“The best and most beautiful things in the world cannot be seen or even touched. They must be felt with the heart.”

– Helen Keller

If we’ve learned anything in our years of working with clients, the markets, and our own personal lives, it’s that we cannot avoid emotions; they need to be managed. The first approach can be to try and focus on positive emotions (the perception of feeling good) and avoid negative emotions (the perception of feeling bad). 

However, this initial strategy still assumes emotions can be avoided (even if it’s only the bad ones) and considers emotions as good or bad. Elizabeth Scott, PhD, says that emotions aren’t necessarily good or bad, they are just states and signals that allow us to pay more attention to the events that create them. She offers a helpful way to begin to categorise our emotions: comfortable and uncomfortable.

Instead of seeing emotions as good or bad, we can understand them in terms of whether they make us feel comfortable and uncomfortable or leave us with a sense of peace or conflict. When we can use different words to name our feelings, we can start to see all emotions as helpful and not see some to be venerated and others to be avoided. Then, the best money emotions are the ones that spark us into a positive action that is in line with the future we’ve planned.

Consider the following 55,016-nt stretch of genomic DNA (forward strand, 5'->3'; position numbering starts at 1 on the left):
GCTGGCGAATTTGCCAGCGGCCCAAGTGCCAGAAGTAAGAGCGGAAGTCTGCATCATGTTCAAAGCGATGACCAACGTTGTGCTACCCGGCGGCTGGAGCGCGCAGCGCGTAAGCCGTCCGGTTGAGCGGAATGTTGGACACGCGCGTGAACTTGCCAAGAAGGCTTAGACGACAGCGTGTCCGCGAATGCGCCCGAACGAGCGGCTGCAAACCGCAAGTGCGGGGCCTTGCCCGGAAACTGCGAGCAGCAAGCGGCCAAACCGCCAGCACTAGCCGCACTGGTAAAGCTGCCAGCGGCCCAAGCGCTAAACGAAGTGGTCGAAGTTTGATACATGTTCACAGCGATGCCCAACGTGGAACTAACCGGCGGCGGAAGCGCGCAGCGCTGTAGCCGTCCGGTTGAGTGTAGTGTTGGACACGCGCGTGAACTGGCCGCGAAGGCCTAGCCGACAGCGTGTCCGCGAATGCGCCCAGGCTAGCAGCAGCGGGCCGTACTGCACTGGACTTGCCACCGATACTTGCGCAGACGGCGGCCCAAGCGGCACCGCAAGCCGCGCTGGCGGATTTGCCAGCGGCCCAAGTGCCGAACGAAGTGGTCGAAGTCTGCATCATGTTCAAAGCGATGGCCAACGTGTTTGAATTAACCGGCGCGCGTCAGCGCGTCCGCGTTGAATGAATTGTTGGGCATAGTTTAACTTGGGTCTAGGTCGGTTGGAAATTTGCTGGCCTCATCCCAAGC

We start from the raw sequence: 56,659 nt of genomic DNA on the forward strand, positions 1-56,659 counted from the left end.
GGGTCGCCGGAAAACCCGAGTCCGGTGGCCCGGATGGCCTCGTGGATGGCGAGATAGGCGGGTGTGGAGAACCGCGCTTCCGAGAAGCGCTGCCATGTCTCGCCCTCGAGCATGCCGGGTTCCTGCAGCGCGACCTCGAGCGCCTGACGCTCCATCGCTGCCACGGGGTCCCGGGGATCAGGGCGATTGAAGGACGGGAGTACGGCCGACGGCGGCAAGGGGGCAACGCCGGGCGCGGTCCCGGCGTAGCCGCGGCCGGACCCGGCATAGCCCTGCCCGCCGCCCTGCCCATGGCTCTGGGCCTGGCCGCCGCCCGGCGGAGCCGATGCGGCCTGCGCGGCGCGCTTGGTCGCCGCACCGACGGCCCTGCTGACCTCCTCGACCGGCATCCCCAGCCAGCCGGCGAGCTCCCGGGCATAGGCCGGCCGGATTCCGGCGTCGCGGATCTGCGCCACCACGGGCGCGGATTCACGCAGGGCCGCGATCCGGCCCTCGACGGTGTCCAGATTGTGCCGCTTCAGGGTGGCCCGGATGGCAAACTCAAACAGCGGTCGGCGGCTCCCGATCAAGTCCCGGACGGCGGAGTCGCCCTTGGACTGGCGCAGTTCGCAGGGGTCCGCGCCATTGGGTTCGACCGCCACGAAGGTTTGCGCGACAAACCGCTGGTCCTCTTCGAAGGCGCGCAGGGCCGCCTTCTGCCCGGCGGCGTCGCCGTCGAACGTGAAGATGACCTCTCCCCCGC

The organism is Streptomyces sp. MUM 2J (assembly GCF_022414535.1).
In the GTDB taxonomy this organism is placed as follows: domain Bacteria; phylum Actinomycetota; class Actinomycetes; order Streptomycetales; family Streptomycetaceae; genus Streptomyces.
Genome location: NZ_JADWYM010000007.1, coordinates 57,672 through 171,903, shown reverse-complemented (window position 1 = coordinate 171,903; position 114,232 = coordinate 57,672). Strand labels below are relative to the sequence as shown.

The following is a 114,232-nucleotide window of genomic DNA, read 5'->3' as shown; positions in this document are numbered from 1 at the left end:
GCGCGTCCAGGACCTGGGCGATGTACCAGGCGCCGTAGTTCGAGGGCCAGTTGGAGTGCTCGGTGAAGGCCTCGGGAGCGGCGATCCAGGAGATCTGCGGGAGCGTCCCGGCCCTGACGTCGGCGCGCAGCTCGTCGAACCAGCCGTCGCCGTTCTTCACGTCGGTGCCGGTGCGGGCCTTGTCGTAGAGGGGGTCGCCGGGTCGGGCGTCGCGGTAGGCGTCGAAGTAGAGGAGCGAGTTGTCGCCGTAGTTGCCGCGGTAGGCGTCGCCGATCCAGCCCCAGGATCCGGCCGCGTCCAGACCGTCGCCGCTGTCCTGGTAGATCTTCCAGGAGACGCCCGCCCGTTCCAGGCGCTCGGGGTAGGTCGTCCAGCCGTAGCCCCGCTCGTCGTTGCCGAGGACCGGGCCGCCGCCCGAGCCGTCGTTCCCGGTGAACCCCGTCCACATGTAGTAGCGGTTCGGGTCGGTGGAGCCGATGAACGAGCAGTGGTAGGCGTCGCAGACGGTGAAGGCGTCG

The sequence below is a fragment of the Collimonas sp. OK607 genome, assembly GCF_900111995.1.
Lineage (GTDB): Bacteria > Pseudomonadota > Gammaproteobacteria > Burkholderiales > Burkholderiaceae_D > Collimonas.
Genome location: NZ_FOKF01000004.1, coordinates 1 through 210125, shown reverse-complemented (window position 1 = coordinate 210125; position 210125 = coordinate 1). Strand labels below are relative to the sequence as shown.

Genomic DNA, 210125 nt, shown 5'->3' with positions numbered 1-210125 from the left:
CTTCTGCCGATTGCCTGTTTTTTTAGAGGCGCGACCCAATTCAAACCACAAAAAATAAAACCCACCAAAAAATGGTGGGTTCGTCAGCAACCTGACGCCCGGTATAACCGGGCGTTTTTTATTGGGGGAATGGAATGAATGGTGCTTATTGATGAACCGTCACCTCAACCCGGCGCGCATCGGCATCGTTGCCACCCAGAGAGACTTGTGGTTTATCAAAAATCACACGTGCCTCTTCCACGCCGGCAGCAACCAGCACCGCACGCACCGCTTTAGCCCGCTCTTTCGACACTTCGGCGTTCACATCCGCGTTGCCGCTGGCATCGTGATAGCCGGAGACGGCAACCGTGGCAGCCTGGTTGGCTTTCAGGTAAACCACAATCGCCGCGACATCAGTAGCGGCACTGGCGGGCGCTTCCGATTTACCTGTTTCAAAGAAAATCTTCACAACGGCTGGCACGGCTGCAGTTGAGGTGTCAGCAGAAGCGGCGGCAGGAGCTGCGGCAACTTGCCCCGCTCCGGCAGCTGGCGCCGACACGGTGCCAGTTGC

As an exercise, we can think about emotions that we currently consider to be negative, write them down and then explore what other information we can glean from these feelings. For example, many of us can feel anger, anxiety, fear, frustration or resentment around money. It’s too easy to think of these as bad emotions and avoid them, so let’s give them some better connotations.

More than simply making us uncomfortable, what else could these emotions be telling us?

  • Anger and anxiety could be waving red flags that we’re being unfairly treated, and we need to take action. Perhaps our well-being is threatened, and we need to stand up for ourselves or move to a healthier situation.
  • Fear could simply be an appeal to increase our security and reassess our current risk analysis.
  • Frustration or resentment motivates us to change something in a relationship or relook at our habits and choices. Change can only happen when we’re willing to make it happen.

Negative emotions alert us that something needs to change and motivate us to make that change. Negative emotions are designed to keep us safe and encourage us to improve our lives, just as positive emotions are.

If you’d like help with reframing how you think and feel about your money, let’s chat.